Reversing a long held position, the Department of Veterans Affairs now says Air Force reservists who became ill after being exposed to Agent Orange residue while working on planes after the Vietnam War should be eligible for disability benefits.
* WARNING: Explicit and Strong Language News Topics: John McCain Loses Proposal for Arizona Pyramid, Idaho Legislatures Try to Use Bible as Textbook for Science & Law, Godzilla Becomes Citizen of Japan, Orange is the New Black & Real Housewives of the OC Are Back & So is the Age of Aquarius, How Bernie Sanders […]
The 2005 documentary Sir, No Sir: the GI Revolt examines the GI resistance movement that effectively ended the Vietnam War. While it’s common to hear about fragging* incidents which occurred in Vietnam, you rarely hear about the vast GI anti-war movement built by three years of sustained organizing in barracks, on bases, battlefields and ships and at armed forces academies like West Point.
Clifford Anderson’s serious health problems began when he was in his 30s.
Veterans and their dependents need health care and VA disability compensation for cancers and other serious illnesses from exposures to Agent Orange, toxic chemicals and other hazardous substances.
San Antonia Marine veteran exposed to toxic chemicals at MCAS El Toro died from multiple medical conditions linked to Agent Orange exposure.
For more than a decade, Richard Matte has suffered through a series of grave illnesses. The 70-year-old from Chicopee has a transplanted heart. He’s been treated for bladder cancer, lung cancer, and nerve disorders.
When Army veteran Steve House tells people he was exposed to Agent Orange, the toxic defoliant the Department of Defense (DOD) sprayed on trees, vegetation and rice fields during the Vietnam War, the first thing he’s typically asked is where he was stationed in that country.
The Portland Press Herald has reported that Maine Senators Susan Collins and Angus King have proposed legislation that would direct the U.S. Department of Veterans Affairs to investigate whether the health problems faced by some veterans in America are linked to the use of Agent Orange at CFB Gagetown.
VA Paid $400 Million Annually in Bonuses Despite Backlog of Veterans’ Disability Claims
A Veterans Day tribute to Dr. Bob Bowman, a true American hero.
The life-changing damage done by the Agent Orange herbicide continues to haunt American soldiers who served during the Vietnam War.
’d heard the horror stories from other Vets and wondered if VA was just another government bureaucracy, but when the clerk (herself a Veteran) sat down with me, it was painless.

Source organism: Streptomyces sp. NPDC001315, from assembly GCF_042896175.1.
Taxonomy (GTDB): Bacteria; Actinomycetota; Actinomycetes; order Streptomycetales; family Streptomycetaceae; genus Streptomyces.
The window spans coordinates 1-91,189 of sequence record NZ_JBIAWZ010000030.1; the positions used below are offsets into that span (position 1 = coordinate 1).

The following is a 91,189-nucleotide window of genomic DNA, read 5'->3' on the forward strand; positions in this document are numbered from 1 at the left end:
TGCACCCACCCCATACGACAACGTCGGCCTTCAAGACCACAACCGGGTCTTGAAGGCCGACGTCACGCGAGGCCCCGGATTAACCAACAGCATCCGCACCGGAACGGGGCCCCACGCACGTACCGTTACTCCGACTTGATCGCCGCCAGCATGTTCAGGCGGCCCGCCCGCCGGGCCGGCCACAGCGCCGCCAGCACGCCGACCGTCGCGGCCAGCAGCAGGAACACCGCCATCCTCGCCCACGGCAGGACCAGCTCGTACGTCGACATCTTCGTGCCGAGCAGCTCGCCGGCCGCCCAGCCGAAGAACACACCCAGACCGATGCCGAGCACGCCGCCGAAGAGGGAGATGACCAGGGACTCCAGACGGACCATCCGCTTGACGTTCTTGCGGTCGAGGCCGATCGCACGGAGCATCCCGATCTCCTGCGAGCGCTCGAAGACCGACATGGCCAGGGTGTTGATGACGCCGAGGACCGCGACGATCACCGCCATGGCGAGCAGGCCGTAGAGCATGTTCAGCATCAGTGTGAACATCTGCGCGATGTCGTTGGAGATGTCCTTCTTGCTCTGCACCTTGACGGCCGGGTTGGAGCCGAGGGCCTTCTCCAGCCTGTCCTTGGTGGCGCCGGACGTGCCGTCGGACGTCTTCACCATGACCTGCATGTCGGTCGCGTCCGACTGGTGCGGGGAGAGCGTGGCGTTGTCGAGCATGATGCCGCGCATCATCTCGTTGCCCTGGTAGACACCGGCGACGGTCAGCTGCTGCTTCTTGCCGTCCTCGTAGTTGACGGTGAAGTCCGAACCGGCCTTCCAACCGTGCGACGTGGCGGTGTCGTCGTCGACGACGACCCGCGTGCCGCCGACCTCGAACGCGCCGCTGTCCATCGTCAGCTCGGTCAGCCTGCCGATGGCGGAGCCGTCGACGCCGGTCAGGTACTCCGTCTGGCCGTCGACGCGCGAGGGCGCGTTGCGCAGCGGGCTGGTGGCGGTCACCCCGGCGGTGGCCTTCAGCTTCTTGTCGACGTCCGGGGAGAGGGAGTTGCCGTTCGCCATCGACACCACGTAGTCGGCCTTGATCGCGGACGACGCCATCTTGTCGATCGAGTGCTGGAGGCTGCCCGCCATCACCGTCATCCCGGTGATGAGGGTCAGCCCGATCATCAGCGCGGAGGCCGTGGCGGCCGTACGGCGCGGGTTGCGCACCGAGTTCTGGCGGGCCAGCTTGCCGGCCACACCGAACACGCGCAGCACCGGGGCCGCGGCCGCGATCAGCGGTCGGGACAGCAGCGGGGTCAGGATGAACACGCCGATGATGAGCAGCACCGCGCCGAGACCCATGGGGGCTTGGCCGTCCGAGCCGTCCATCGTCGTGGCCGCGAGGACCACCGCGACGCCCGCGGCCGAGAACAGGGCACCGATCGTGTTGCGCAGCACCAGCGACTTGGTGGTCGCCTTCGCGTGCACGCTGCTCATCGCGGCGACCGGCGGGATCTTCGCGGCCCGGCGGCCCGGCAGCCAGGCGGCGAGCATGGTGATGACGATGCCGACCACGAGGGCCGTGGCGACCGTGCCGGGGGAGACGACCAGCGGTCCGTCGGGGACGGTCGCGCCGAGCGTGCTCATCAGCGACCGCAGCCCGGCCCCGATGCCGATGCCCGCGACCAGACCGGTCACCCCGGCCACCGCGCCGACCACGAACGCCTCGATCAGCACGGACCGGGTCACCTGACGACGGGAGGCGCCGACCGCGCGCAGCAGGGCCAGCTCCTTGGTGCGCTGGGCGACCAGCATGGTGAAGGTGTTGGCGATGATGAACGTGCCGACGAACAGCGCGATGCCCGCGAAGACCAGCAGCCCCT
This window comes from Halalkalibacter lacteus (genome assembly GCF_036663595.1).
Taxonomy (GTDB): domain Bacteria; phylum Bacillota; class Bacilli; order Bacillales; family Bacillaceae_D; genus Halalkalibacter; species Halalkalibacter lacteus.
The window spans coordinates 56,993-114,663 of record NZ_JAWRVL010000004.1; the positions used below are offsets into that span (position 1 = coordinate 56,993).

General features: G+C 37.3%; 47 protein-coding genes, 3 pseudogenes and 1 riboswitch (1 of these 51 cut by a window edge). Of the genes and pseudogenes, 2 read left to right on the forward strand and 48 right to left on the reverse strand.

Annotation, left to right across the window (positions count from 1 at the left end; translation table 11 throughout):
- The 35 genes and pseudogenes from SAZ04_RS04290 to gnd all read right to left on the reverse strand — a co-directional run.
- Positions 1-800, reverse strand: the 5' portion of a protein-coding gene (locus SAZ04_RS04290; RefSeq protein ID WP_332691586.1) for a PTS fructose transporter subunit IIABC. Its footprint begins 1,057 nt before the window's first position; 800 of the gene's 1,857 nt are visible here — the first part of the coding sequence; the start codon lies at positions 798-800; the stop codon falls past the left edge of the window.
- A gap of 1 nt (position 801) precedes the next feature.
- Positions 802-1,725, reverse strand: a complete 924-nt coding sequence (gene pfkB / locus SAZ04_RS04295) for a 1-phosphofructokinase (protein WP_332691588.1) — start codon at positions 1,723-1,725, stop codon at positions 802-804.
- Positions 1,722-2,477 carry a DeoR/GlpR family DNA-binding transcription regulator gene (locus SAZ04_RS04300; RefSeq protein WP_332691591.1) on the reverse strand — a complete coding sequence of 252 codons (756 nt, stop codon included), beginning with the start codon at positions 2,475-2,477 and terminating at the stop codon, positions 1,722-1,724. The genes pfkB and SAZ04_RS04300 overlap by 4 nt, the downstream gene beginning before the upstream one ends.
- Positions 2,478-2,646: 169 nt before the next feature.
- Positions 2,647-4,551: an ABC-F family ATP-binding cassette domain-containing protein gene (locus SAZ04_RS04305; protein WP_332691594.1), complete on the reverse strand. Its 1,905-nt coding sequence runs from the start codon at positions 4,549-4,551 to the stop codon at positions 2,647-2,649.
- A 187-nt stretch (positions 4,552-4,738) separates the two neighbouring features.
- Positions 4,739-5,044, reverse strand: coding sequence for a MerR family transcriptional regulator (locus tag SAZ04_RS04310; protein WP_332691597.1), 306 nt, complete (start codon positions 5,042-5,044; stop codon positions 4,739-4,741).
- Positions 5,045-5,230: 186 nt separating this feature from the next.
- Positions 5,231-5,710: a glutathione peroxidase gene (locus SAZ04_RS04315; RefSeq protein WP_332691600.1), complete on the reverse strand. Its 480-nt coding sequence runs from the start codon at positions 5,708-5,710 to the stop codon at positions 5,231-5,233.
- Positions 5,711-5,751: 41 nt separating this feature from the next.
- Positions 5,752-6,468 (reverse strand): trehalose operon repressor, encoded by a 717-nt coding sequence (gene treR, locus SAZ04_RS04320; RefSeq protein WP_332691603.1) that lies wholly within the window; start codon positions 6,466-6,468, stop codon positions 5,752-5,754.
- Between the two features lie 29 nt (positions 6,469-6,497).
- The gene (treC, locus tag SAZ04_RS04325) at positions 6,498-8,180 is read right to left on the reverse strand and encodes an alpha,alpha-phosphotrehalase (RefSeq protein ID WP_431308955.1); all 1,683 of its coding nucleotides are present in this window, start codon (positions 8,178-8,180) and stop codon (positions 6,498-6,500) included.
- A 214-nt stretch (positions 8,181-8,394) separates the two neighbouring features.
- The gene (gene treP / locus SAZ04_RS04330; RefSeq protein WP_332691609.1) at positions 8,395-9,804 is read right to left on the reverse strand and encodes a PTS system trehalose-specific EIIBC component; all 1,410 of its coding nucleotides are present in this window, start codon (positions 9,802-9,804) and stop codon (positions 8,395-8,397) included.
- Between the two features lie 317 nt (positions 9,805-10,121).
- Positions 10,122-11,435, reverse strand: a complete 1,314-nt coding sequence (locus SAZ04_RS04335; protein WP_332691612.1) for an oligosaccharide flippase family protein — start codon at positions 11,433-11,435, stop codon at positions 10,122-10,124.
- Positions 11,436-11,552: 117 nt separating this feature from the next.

Nearly three dozen rugged C-123 transport planes formed the backbone of the U.S. military’s campaign to spray Agent Orange over jungles hiding enemy soldiers during the Vietnam War.
If your vessel is not included in the Mobile Riverine Force, ISF Division 93 or listed designations (see “Find Your Ship”), check the alphabetized list of ships below.
Even if you are not a Veteran you might need the information contained in this article relating to ischemic heart disease and diabetes
There is hope for Veterans afflicted with sickness from Agent Orange and Gulf War Syndrome from biological response modifiers like Beta Glucan
Multi-part article showing there may be some hope for Agent Orange Victims to ease their burden.
The phrase “adding insult to injury” is no doubt being redefined in several online dictionaries this week following news of a U.S. effort to sneak one of our dumber religions (and that’s saying something) into the minds of Vietnamese suffering from Agent Orange.
True story of murder, narcotrafficing and environmental contamination written by two Marine veterans.
Primary among them is the CREW DUKE system used by the US and NATO to protect troops from IEDs. It is killing more than it is saving.
A friend of mine who recently passed from cancer was in Vietnam on the USS Hoel DDG 13. The ship had several missions in Vietnam, but it is not on the VA ships list. His daughter is trying to help get compensation for her mother. Can you help?
Petition needs signatures for Children’s Research Center for diagnosis and treatment of serious health conditions linked to dioxin exposures.
One of VA’s most important missions is also among its most challenging: ending Veteran homelessness once and for all. The goal has been set for the end of 2015, and the numbers seem to be heading in the right direction; last year, Veteran homelessness fell by 12 percent, thanks to an infusion of prevention services.
The Navy will label this fiction but if you wanted to hide environmental contamination and avoid expensive remediation from weapons grade U-235, Agent Orange, buried drums of TCE, then the proposed transfer of the 900+ acres of El Toro’s panhandle from the FAA to the FBI makes sense.
The Vietnam War for all the good intentions we were told, left a trail of broken lives, a dispirited military that lasted until the Reagan Years, a decade of global instability with expansion of tyrannical government leadership, genocide, ethnic cleansing, and chaos. With the US military cast in a shadow of defeat and the US […]
Private companies are stepping up to put Vets into fast track education programs and developing transition guides to help Vets get in the door.
Did you know? VA’s Vocational Rehabilitation and Employment (VR&E) program assists Veterans with service-connected disabilities to prepare for, find, and keep suitable jobs.
America’s use is lawless. Doing so constitutes war crimes. Millions of combatants and civilians have been irreparably harmed or killed. In current US direct and proxy wars, others are affected daily.
Veterans suffering peripheral neuropathy from exposure to the toxic herbicide Agent Orange could be eligible for compensation from the Veterans Affairs Department.